By Bradley S. Bowden
An Illustrated Atlas of the Skeletal muscle groups , 3rd variation is designed as a practical reference, complement, and research consultant for college kids and health and wellbeing pros with a wide range of pursuits within the common constitution and serve as of skeletal-muscular platforms.
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Additional resources for An Illustrated Atlas of the Skeletal Muscles, 3rd Edition
The nerve can be identified where it enters the larynx just posterior to the inferior cornu of the thyroid cartilage. If the nerve is not found, a nonrecurrent nerve should be suspected, especially on the right. In the lower portion of its course, the nerve can be palpated as a tight strand over the tracheal surface. There is more connective tissue between the nerve and the trachea on the right than on the left. Visual identification, with avoidance of traction, compression, or stripping the connective tissue, is all that is necessary.
Neck ◼ POSTERIOR CERVICAL TRIANGLE (FIG. 7) The posterior cervical triangle is sometimes considered to be two triangles— occipital and subclavian—divided by the posterior belly of the omohyoid muscle or, perhaps, by the spinal accessory nerve (see Fig. 7); we will treat it as one. The boundaries of the posterior triangle are: ◼ Anterior: sternocleidomastoid muscle ◼ Posterior: anterior border of trapezius muscle ◼ Inferior: clavicle ◼ Floor: prevertebral fascia and muscles, splenius capitis muscle, levator scapulae muscle, and three scalene muscles ◼ Roof: superficial investing layer of the deep cervical fascia Contents of the posterior cervical triangle include: subclavian artery, subclavian vein, cervical nerves, brachial plexus, phrenic nerve, accessory phrenic nerve, spinal accessory nerve, and lymph nodes.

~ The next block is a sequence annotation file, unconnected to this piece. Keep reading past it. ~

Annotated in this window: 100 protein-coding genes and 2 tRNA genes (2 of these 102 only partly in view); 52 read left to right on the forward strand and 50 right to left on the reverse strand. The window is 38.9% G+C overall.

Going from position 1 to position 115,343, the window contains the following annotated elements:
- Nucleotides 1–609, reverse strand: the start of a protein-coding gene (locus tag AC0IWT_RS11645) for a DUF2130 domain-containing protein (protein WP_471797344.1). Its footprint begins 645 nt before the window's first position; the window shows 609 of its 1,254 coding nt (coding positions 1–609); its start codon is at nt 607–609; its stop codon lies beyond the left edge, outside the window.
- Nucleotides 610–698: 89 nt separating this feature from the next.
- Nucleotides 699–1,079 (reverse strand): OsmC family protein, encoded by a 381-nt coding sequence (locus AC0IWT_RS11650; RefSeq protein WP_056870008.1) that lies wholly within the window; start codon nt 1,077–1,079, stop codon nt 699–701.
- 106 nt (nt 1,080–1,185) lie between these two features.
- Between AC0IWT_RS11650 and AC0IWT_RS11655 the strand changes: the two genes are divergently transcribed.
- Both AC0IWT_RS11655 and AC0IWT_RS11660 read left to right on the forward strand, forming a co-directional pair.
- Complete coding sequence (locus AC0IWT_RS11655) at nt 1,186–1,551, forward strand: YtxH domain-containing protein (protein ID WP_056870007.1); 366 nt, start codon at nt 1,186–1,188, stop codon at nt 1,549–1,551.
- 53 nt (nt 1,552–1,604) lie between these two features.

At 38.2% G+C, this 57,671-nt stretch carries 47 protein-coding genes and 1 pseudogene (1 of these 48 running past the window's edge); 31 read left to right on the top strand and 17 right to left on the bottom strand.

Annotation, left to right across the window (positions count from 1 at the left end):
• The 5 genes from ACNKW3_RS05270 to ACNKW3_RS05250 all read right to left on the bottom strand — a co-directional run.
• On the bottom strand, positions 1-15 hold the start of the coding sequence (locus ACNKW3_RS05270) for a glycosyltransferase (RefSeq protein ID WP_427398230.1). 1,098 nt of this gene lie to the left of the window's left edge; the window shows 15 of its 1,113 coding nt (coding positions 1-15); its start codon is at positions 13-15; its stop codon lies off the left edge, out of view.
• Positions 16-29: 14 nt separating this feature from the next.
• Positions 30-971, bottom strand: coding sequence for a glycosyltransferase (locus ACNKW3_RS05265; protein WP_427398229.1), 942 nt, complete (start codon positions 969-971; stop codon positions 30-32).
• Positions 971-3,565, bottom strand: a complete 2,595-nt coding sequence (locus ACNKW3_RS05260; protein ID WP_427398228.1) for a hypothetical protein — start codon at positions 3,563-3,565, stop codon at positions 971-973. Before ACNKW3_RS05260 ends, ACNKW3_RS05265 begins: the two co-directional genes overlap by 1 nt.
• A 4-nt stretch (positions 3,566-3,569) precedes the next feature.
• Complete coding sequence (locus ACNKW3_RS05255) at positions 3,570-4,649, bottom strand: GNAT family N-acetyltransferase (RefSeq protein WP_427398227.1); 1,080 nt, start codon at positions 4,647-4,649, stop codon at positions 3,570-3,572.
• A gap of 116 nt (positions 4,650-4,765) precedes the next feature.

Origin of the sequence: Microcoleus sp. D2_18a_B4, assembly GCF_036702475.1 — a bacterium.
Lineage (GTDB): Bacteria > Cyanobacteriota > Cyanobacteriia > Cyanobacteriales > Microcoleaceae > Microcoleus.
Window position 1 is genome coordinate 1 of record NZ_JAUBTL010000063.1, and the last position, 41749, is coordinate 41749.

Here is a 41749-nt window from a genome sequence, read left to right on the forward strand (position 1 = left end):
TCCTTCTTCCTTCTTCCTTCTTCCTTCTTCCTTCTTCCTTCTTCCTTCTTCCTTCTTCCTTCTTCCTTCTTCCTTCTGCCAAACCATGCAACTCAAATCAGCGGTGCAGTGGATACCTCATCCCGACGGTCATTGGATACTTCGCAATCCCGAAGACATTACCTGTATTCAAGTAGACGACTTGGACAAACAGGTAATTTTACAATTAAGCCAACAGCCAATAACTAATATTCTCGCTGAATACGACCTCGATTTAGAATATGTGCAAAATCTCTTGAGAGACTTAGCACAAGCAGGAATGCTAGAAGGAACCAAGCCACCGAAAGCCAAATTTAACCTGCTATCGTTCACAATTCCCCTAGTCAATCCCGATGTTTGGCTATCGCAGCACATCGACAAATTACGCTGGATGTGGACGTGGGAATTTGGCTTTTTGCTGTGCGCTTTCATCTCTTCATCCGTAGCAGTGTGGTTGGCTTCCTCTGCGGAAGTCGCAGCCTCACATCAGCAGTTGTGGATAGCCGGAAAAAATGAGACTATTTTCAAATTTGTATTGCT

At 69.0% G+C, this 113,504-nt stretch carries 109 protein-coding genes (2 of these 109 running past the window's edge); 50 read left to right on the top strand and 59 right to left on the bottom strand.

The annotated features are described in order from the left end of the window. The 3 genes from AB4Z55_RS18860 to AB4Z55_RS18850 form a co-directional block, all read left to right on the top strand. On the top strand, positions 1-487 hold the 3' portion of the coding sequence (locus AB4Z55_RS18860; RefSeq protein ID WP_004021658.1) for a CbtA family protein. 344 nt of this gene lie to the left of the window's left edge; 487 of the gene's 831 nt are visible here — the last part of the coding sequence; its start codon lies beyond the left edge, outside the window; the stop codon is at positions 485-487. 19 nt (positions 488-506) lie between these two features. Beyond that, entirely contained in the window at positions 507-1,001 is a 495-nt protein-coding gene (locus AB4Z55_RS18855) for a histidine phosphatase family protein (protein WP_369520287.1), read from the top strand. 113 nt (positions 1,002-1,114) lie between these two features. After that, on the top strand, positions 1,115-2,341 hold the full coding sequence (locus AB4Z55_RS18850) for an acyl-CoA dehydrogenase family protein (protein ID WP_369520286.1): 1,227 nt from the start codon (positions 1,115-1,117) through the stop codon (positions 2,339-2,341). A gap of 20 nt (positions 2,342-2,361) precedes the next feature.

Within the visceral compartment under the pretracheal fascia, the isthmus of the thyroid gland will be found, except that in 10 % it is absent. A thyroid ima artery is possible, as well as a suspensory ligament of the thyroid and a levator thyroid muscle in, or close to, the midline. ◼ PAROTID GLAND (FIG. 21) Relations of the Parotid Gland The parotid gland lies beneath the skin in front of and below the ear. It is contained within the investing layer of the deep fascia of the neck, called locally the parotid fascia, and the gland can be felt only under pathological conditions.